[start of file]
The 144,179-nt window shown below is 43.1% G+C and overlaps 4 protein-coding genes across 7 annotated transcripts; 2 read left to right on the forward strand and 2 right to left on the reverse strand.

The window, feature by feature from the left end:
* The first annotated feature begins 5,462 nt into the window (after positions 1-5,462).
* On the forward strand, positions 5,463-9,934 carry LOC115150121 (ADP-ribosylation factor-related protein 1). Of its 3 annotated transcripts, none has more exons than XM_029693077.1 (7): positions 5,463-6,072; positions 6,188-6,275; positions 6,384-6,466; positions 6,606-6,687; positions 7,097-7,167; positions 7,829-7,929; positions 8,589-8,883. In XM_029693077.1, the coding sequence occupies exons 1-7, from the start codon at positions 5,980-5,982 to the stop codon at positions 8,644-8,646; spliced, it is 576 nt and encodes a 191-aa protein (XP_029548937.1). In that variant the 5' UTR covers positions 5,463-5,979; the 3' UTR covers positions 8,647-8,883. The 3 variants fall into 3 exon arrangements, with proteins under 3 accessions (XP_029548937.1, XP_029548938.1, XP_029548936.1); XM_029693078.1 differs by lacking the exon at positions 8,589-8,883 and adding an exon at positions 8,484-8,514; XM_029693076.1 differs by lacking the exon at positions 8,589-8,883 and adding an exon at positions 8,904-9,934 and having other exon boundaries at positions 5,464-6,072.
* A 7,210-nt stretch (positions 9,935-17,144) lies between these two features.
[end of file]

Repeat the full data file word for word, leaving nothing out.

The 144,179-nt window shown below is 43.1% G+C and overlaps 4 protein-coding genes across 7 annotated transcripts; 2 read left to right on the forward strand and 2 right to left on the reverse strand.

The window, feature by feature from the left end:
* The first annotated feature begins 5,462 nt into the window (after positions 1-5,462).
* On the forward strand, positions 5,463-9,934 carry LOC115150121 (ADP-ribosylation factor-related protein 1). Of its 3 annotated transcripts, none has more exons than XM_029693077.1 (7): positions 5,463-6,072; positions 6,188-6,275; positions 6,384-6,466; positions 6,606-6,687; positions 7,097-7,167; positions 7,829-7,929; positions 8,589-8,883. In XM_029693077.1, the coding sequence occupies exons 1-7, from the start codon at positions 5,980-5,982 to the stop codon at positions 8,644-8,646; spliced, it is 576 nt and encodes a 191-aa protein (XP_029548937.1). In that variant the 5' UTR covers positions 5,463-5,979; the 3' UTR covers positions 8,647-8,883. The 3 variants fall into 3 exon arrangements, with proteins under 3 accessions (XP_029548937.1, XP_029548938.1, XP_029548936.1); XM_029693078.1 differs by lacking the exon at positions 8,589-8,883 and adding an exon at positions 8,484-8,514; XM_029693076.1 differs by lacking the exon at positions 8,589-8,883 and adding an exon at positions 8,904-9,934 and having other exon boundaries at positions 5,464-6,072.
* A 7,210-nt stretch (positions 9,935-17,144) lies between these two features.